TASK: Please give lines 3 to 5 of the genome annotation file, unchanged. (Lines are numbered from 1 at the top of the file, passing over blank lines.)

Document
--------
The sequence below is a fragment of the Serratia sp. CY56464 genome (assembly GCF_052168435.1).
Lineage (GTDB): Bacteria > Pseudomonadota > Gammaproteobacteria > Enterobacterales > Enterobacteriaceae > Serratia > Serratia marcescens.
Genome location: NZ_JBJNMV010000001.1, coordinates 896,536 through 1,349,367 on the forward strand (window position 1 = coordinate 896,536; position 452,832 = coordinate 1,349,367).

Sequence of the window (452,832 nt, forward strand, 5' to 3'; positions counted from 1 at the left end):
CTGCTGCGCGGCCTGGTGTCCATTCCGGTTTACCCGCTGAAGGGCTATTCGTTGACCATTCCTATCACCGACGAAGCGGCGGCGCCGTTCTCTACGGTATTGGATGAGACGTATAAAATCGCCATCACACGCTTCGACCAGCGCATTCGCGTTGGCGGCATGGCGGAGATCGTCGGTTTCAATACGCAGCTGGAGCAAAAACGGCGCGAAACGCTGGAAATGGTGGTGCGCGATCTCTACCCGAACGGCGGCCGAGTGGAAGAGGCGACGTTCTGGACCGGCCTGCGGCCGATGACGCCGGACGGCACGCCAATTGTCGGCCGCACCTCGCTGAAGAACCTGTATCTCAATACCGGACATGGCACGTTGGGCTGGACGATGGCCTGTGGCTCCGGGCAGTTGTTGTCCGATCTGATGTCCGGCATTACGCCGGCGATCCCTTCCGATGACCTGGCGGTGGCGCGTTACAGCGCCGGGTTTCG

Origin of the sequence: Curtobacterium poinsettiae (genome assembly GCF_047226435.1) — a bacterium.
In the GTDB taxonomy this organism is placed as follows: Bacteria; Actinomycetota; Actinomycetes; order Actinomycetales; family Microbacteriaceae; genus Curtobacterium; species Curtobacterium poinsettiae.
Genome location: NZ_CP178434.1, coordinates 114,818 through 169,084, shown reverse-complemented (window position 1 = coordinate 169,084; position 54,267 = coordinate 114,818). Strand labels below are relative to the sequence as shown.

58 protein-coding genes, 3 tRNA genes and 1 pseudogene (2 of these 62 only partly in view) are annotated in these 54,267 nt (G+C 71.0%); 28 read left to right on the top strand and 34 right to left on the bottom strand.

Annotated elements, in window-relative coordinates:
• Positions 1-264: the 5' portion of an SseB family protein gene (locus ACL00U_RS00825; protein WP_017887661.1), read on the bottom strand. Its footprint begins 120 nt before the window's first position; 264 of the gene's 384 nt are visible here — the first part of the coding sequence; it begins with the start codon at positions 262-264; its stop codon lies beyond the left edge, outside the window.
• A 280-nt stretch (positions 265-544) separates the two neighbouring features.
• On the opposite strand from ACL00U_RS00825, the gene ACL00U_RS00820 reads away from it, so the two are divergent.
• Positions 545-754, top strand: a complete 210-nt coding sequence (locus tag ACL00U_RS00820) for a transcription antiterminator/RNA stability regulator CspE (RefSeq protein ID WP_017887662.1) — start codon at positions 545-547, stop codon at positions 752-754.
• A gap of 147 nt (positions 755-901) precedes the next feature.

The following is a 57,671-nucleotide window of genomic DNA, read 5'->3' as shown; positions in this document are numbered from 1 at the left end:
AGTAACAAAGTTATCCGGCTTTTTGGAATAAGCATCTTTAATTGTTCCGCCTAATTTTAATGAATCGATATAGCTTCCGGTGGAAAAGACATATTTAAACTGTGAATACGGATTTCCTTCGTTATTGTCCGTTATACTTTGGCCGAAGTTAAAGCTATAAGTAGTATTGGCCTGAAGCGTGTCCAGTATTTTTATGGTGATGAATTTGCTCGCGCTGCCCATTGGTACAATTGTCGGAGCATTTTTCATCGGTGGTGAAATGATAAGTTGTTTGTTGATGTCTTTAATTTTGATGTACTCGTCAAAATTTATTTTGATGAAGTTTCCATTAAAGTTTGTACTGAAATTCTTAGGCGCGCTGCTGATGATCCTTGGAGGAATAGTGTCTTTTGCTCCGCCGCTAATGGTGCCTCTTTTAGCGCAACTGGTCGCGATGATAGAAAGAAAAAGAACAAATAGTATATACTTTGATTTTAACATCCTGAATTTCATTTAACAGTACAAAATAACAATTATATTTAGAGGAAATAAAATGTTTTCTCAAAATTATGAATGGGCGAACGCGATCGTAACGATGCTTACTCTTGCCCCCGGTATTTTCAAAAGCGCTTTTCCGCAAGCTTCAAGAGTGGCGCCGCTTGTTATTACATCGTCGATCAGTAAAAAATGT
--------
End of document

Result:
Genome location: NZ_JBJNMV010000001.1, coordinates 896,536 through 1,349,367 on the forward strand (window position 1 = coordinate 896,536; position 452,832 = coordinate 1,349,367).

Sequence of the window (452,832 nt, forward strand, 5' to 3'; positions counted from 1 at the left end):
CTGCTGCGCGGCCTGGTGTCCATTCCGGTTTACCCGCTGAAGGGCTATTCGTTGACCATTCCTATCACCGACGAAGCGGCGGCGCCGTTCTCTACGGTATTGGATGAGACGTATAAAATCGCCATCACACGCTTCGACCAGCGCATTCGCGTTGGCGGCATGGCGGAGATCGTCGGTTTCAATACGCAGCTGGAGCAAAAACGGCGCGAAACGCTGGAAATGGTGGTGCGCGATCTCTACCCGAACGGCGGCCGAGTGGAAGAGGCGACGTTCTGGACCGGCCTGCGGCCGATGACGCCGGACGGCACGCCAATTGTCGGCCGCACCTCGCTGAAGAACCTGTATCTCAATACCGGACATGGCACGTTGGGCTGGACGATGGCCTGTGGCTCCGGGCAGTTGTTGTCCGATCTGATGTCCGGCATTACGCCGGCGATCCCTTCCGATGACCTGGCGGTGGCGCGTTACAGCGCCGGGTTTCG